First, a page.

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Hawkesbury Institute for the Environment

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Assoc Prof M Riegler , Dr T Chapman , Dr D Bogema No more applications being accepted Funded PhD Project (Students Worldwide)

About the Project

Identifying sources of bacterial infection is essential to the maintenance of a safe food supply and the protection of Australia’s food sources from exotic disease incursions. In recent years, the use of genomics has revolutionised source identification during outbreaks of pathogenic bacteria. Comparison of bacterial genomes with phylogenetic approaches can provide high-quality evidence that two or more infections from different locations are linked by a common source, however, the analysis required for this is time-consuming and not user-friendly. Furthermore, the incorporation of new data often requires a complete reanalysis, which is highly undesirable in outbreak situations where samples are processed in small batches over an extended time-period. An alternative to phylogenetics is the use of defined multilocus sequence typing (MLST) schemes based on thousands of gene sequences identified from whole genomes. MLST-based methods are rapid, comparable to phylogenetics in accuracy, and importantly, allow the incorporation of new data without complete reanalysis of the entire dataset.

This project will construct genome-wide MLST schemes for important bacterial pathogens of the genus Xanthomonas, which cause diseases that reduce the quantity and quality of many fruit, vegetable, grain and fibre crops and are a significant risk to agriculture in Australia. The student will construct, validate and compare these schemes to phylogenetic methods with real-world datasets and work closely with molecular epidemiologists and bacteriologists at the NSW Department of Primary Industries to further analyse the genome sequences of several significant Xanthomonas species. The student will aim to improve the understanding of Xanthomonas strains and types, and correlate relationships identified by genome sequencing with classical epidemiological, genotypical and phenotypical data.
This project is part of a larger project funded through the GRDC as part of the Rural R&D for profit program. The results of this work will have real world implications for farmers, scientists and our countries biosecurity and will train a Higher Degree Research student at the forefront of research relevant to plant health and biosecurity.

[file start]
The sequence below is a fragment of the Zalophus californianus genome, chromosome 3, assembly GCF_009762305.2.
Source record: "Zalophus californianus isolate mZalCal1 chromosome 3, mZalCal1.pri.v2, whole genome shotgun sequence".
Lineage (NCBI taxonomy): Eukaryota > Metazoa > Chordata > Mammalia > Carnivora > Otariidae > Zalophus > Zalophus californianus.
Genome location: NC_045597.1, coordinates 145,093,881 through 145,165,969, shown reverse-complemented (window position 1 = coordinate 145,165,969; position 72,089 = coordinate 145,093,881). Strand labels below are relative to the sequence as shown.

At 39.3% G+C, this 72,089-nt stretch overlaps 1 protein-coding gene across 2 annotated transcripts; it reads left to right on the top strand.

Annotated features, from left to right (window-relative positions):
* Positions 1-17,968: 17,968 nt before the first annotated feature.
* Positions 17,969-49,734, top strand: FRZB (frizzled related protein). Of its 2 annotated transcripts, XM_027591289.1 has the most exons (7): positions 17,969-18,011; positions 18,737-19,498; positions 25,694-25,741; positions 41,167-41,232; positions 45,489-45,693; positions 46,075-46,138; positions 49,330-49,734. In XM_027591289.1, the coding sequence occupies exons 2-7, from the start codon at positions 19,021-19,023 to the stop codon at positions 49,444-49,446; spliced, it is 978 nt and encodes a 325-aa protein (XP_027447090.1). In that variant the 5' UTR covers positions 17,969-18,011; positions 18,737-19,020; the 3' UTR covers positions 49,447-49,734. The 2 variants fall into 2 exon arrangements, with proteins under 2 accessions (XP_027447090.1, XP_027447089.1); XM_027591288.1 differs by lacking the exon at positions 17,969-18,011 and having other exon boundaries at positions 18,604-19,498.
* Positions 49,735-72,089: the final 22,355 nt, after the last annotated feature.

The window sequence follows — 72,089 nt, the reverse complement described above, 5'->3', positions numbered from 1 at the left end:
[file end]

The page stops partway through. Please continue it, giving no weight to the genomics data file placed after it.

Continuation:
• Domestic students will receive a tax free stipend of $30,000 per annum for 3.5 years and a funded place in the doctoral degree.
• International students will receive a tax free stipend of $30,000 per annum for 3.5 years. Those with a strong track record will receive a fee waiver.
• All International students are required to hold an Overseas Student Health Care (OSHC) policy covering the duration of their studies in Australia. The HIE will provide funding for a single Overseas Student Health Cover policy.
• The project will also provide substantial benefits in terms of additional operational funding for project fieldwork and data collection, and travel and conference attendance.
We welcome applicants from a range of backgrounds who are keen to apply their skills to the project topic. The successful applicant should:
• hold qualifications and experience equal to one of the following (i) an Australian Bachelor Honours degree, (ii) a coursework Masters with at least a 25% research component, (iii) a Master of research degree or (iv) equivalent overseas qualifications.
• demonstrate strong academic performance in microbiology, plant pathology and/or molecular biology.
• have proven skills in biological sequence data analysis.
• be enthusiastic and highly motivated to undertake further study at an advanced level.
• possess excellent written and verbal communication skills.
• international applicants must demonstrate English language proficiency:
• due to current travel restrictions this scholarship opportunity is preferentially available for Australian domestic students or international students already in Australia or New Zealand or have means to arrive in Australia for a start in the first half of 2021.
1. Contact A/Prof Markus Riegler ([Email Address Removed]), Dr Toni Chapman ([Email Address Removed]) or Dr Daniel Bogema ([Email Address Removed]) to discuss your eligibility, the project requirements and your intention to apply.

2. Follow the step-by-step instructions on the how to apply for a project scholarship:

3. Compile your CV, contact information for two referees and a one-page statement describing how your background and training and research interests align with the project aims.

4. All attached documents must be submitted as PDF and documentation certified according to Western Sydney University requirements:

5. Submit to [Email Address Removed]
•In the body of your email, include your full name, your student ID (if you are a current or previous Western Sydney University student) and the full title of the scholarship.
• Incomplete applications or applications that do not conform to the above requirements will not be considered.
• For questions and advice about the application process, please contact the Graduate Research School: [Email Address Removed]

Closing date: 31 January 2021
*Applications close at 11.59pm Australian Eastern Standard Time (AEST).
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